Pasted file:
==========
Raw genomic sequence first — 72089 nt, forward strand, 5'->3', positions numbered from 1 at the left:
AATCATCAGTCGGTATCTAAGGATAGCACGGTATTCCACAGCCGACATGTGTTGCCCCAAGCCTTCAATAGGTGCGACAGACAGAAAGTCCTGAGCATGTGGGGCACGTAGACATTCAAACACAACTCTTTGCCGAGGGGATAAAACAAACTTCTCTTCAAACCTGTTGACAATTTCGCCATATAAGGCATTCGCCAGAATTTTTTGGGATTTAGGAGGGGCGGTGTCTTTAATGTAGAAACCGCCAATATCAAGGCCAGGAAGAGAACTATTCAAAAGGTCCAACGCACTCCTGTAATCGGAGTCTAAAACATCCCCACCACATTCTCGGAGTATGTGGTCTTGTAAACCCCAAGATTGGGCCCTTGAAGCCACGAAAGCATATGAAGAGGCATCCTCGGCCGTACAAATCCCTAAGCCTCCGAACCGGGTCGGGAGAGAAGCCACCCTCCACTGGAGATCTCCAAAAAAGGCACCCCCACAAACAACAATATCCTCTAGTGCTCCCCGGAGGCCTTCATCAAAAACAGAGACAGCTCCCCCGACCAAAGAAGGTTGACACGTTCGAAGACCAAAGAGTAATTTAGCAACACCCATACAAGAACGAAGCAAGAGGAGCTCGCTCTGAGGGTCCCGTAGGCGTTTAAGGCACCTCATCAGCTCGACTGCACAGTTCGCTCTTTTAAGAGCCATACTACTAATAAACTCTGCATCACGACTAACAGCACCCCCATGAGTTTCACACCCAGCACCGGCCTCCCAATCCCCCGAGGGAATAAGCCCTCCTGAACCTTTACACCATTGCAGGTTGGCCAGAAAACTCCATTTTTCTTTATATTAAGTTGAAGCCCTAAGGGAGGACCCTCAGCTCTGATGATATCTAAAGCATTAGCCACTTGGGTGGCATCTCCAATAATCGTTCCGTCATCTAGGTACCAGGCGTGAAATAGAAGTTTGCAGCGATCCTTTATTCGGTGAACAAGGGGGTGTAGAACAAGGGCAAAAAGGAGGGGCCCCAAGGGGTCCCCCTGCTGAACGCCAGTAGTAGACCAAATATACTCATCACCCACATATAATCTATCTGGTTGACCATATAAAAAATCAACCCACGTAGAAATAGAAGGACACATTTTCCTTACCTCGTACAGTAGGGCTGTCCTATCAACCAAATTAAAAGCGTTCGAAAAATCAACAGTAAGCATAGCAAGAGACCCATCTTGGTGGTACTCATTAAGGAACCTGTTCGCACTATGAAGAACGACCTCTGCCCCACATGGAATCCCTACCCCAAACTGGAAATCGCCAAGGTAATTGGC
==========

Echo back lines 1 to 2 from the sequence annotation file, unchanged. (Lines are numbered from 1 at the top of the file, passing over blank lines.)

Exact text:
Raw genomic sequence first — 72089 nt, forward strand, 5'->3', positions numbered from 1 at the left:
AATCATCAGTCGGTATCTAAGGATAGCACGGTATTCCACAGCCGACATGTGTTGCCCCAAGCCTTCAATAGGTGCGACAGACAGAAAGTCCTGAGCATGTGGGGCACGTAGACATTCAAACACAACTCTTTGCCGAGGGGATAAAACAAACTTCTCTTCAAACCTGTTGACAATTTCGCCATATAAGGCATTCGCCAGAATTTTTTGGGATTTAGGAGGGGCGGTGTCTTTAATGTAGAAACCGCCAATATCAAGGCCAGGAAGAGAACTATTCAAAAGGTCCAACGCACTCCTGTAATCGGAGTCTAAAACATCCCCACCACATTCTCGGAGTATGTGGTCTTGTAAACCCCAAGATTGGGCCCTTGAAGCCACGAAAGCATATGAAGAGGCATCCTCGGCCGTACAAATCCCTAAGCCTCCGAACCGGGTCGGGAGAGAAGCCACCCTCCACTGGAGATCTCCAAAAAAGGCACCCCCACAAACAACAATATCCTCTAGTGCTCCCCGGAGGCCTTCATCAAAAACAGAGACAGCTCCCCCGACCAAAGAAGGTTGACACGTTCGAAGACCAAAGAGTAATTTAGCAACACCCATACAAGAACGAAGCAAGAGGAGCTCGCTCTGAGGGTCCCGTAGGCGTTTAAGGCACCTCATCAGCTCGACTGCACAGTTCGCTCTTTTAAGAGCCATACTACTAATAAACTCTGCATCACGACTAACAGCACCCCCATGAGTTTCACACCCAGCACCGGCCTCCCAATCCCCCGAGGGAATAAGCCCTCCTGAACCTTTACACCATTGCAGGTTGGCCAGAAAACTCCATTTTTCTTTATATTAAGTTGAAGCCCTAAGGGAGGACCCTCAGCTCTGATGATATCTAAAGCATTAGCCACTTGGGTGGCATCTCCAATAATCGTTCCGTCATCTAGGTACCAGGCGTGAAATAGAAGTTTGCAGCGATCCTTTATTCGGTGAACAAGGGGGTGTAGAACAAGGGCAAAAAGGAGGGGCCCCAAGGGGTCCCCCTGCTGAACGCCAGTAGTAGACCAAATATACTCATCACCCACATATAATCTATCTGGTTGACCATATAAAAAATCAACCCACGTAGAAATAGAAGGACACATTTTCCTTACCTCGTACAGTAGGGCTGTCCTATCAACCAAATTAAAAGCGTTCGAAAAATCAACAGTAAGCATAGCAAGAGACCCATCTTGGTGGTACTCATTAAGGAACCTGTTCGCACTATGAAGAACGACCTCTGCCCCACATGGAATCCCTACCCCAAACTGGAAATCGCCAAGGTAATTGGC